The Environmental Protection Agency's Clean Power Plan continues to stir controversy weeks after its recent unveiling, with Colorado announcing it will join the growing list of states threatening suit against the EPA to stop the proposal.
Per an announcement made by Colorado Attorney General Cynthia Coffman this past Friday, the state will join others who say they will file the suit in Washington, D.C. -- though the filing would not come until the plan is published in the Federal Register.
Already, 15 states have signed a 129-page Emergency Petition for Extraordinary Writ, authored by West Virginia Attorney General Patrick Morrisey, which was submitted to the U.S. Supreme Court of Appeals for the District of Columbia on August 13.
The request for a writ followed a grievance addressed to EPA Administrator Gina McCarthy requesting an "immediate stay" on the program that was signed by 16 states and submitted to the EPA days after the plan was unveiled August 4.
Like others, Coffman argued that the Clean Power Plan would require her state to overhaul its power generating fleet with the potential cost of established Colorado jobs -- particularly in mining-related industries -- and higher utility rates for consumers.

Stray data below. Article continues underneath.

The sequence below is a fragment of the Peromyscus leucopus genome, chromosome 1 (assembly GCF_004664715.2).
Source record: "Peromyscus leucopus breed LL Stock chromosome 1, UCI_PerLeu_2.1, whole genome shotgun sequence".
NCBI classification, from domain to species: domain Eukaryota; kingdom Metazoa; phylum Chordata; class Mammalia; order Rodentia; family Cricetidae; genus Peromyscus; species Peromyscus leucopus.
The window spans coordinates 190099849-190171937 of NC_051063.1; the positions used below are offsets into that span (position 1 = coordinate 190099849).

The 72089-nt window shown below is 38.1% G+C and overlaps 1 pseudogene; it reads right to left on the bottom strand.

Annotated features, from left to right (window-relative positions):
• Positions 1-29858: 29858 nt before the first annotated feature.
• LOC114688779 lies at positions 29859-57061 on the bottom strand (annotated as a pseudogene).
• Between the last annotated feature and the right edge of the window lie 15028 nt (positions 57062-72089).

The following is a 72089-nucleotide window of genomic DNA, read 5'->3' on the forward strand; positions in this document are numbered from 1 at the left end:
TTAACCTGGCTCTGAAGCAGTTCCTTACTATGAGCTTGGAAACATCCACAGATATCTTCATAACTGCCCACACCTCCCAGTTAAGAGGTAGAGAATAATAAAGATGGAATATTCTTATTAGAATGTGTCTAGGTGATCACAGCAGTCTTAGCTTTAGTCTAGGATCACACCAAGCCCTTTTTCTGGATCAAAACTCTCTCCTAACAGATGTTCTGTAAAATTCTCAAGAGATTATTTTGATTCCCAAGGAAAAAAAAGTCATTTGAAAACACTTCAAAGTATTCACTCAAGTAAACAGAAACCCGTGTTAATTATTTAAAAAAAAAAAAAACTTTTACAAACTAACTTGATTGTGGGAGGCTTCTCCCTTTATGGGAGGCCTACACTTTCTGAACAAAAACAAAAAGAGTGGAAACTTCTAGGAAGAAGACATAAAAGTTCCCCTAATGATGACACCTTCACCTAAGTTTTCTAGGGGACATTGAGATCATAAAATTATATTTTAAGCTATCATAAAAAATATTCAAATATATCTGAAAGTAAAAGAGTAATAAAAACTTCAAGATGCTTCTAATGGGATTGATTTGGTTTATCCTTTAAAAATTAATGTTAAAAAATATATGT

The EPA, however, said the plan is a necessary response to global climate change, and that the U.S. must reduce its pollution based on a best system of emissions reduction under Section 111(d) of the EPA's Clean Air Act.
"The rule is an unprecedented attempt to expand the federal government's regulatory control over the states' energy economy," Coffman said in a release posted to Facebook on Saturday. "The EPA is unwilling to accept limits set by Congress in the Clean Air Act, and instead is pushing its agenda forward through regulatory rewrites that overreach its legal authority."
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